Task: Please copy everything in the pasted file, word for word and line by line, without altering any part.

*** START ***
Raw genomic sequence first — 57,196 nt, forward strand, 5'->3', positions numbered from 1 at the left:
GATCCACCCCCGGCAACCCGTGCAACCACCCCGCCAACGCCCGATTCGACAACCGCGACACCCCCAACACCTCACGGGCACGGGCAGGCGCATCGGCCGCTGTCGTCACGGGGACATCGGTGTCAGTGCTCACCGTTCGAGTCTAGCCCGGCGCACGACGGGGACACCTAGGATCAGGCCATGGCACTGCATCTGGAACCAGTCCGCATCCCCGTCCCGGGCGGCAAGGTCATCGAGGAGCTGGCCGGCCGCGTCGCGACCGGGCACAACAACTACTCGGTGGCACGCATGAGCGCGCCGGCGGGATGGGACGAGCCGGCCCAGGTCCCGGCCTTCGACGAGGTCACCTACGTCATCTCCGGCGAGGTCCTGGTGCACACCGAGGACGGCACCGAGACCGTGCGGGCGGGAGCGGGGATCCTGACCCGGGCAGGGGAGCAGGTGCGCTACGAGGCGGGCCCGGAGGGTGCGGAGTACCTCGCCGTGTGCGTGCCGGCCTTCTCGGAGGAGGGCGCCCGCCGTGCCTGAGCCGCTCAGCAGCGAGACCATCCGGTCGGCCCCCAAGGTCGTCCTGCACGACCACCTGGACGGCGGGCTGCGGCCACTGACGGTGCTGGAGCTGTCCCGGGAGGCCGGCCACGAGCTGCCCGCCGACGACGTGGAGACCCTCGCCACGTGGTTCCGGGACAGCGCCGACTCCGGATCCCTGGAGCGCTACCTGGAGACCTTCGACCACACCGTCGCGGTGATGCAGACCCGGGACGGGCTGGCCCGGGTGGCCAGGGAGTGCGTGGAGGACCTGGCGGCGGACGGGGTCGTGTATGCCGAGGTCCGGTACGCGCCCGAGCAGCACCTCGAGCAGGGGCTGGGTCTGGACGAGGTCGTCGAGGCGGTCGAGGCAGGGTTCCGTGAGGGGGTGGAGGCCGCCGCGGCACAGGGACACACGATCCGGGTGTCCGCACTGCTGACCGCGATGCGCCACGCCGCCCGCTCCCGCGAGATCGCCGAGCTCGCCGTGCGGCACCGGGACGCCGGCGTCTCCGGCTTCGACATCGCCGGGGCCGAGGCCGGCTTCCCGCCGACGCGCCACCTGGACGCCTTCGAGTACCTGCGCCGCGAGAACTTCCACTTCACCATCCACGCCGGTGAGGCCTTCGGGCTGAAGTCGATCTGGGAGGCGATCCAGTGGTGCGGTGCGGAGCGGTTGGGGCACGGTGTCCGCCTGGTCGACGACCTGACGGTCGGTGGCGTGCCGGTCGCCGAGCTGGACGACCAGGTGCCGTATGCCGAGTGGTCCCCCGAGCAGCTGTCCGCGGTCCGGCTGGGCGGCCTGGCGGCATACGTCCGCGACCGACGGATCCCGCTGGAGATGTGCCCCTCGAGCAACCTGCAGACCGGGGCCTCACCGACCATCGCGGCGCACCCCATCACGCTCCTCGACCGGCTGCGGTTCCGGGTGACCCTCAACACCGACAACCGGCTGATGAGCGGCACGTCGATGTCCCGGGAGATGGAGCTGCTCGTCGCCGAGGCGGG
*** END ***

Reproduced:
Raw genomic sequence first — 57,196 nt, forward strand, 5'->3', positions numbered from 1 at the left:
GATCCACCCCCGGCAACCCGTGCAACCACCCCGCCAACGCCCGATTCGACAACCGCGACACCCCCAACACCTCACGGGCACGGGCAGGCGCATCGGCCGCTGTCGTCACGGGGACATCGGTGTCAGTGCTCACCGTTCGAGTCTAGCCCGGCGCACGACGGGGACACCTAGGATCAGGCCATGGCACTGCATCTGGAACCAGTCCGCATCCCCGTCCCGGGCGGCAAGGTCATCGAGGAGCTGGCCGGCCGCGTCGCGACCGGGCACAACAACTACTCGGTGGCACGCATGAGCGCGCCGGCGGGATGGGACGAGCCGGCCCAGGTCCCGGCCTTCGACGAGGTCACCTACGTCATCTCCGGCGAGGTCCTGGTGCACACCGAGGACGGCACCGAGACCGTGCGGGCGGGAGCGGGGATCCTGACCCGGGCAGGGGAGCAGGTGCGCTACGAGGCGGGCCCGGAGGGTGCGGAGTACCTCGCCGTGTGCGTGCCGGCCTTCTCGGAGGAGGGCGCCCGCCGTGCCTGAGCCGCTCAGCAGCGAGACCATCCGGTCGGCCCCCAAGGTCGTCCTGCACGACCACCTGGACGGCGGGCTGCGGCCACTGACGGTGCTGGAGCTGTCCCGGGAGGCCGGCCACGAGCTGCCCGCCGACGACGTGGAGACCCTCGCCACGTGGTTCCGGGACAGCGCCGACTCCGGATCCCTGGAGCGCTACCTGGAGACCTTCGACCACACCGTCGCGGTGATGCAGACCCGGGACGGGCTGGCCCGGGTGGCCAGGGAGTGCGTGGAGGACCTGGCGGCGGACGGGGTCGTGTATGCCGAGGTCCGGTACGCGCCCGAGCAGCACCTCGAGCAGGGGCTGGGTCTGGACGAGGTCGTCGAGGCGGTCGAGGCAGGGTTCCGTGAGGGGGTGGAGGCCGCCGCGGCACAGGGACACACGATCCGGGTGTCCGCACTGCTGACCGCGATGCGCCACGCCGCCCGCTCCCGCGAGATCGCCGAGCTCGCCGTGCGGCACCGGGACGCCGGCGTCTCCGGCTTCGACATCGCCGGGGCCGAGGCCGGCTTCCCGCCGACGCGCCACCTGGACGCCTTCGAGTACCTGCGCCGCGAGAACTTCCACTTCACCATCCACGCCGGTGAGGCCTTCGGGCTGAAGTCGATCTGGGAGGCGATCCAGTGGTGCGGTGCGGAGCGGTTGGGGCACGGTGTCCGCCTGGTCGACGACCTGACGGTCGGTGGCGTGCCGGTCGCCGAGCTGGACGACCAGGTGCCGTATGCCGAGTGGTCCCCCGAGCAGCTGTCCGCGGTCCGGCTGGGCGGCCTGGCGGCATACGTCCGCGACCGACGGATCCCGCTGGAGATGTGCCCCTCGAGCAACCTGCAGACCGGGGCCTCACCGACCATCGCGGCGCACCCCATCACGCTCCTCGACCGGCTGCGGTTCCGGGTGACCCTCAACACCGACAACCGGCTGATGAGCGGCACGTCGATGTCCCGGGAGATGGAGCTGCTCGTCGCCGAGGCGGG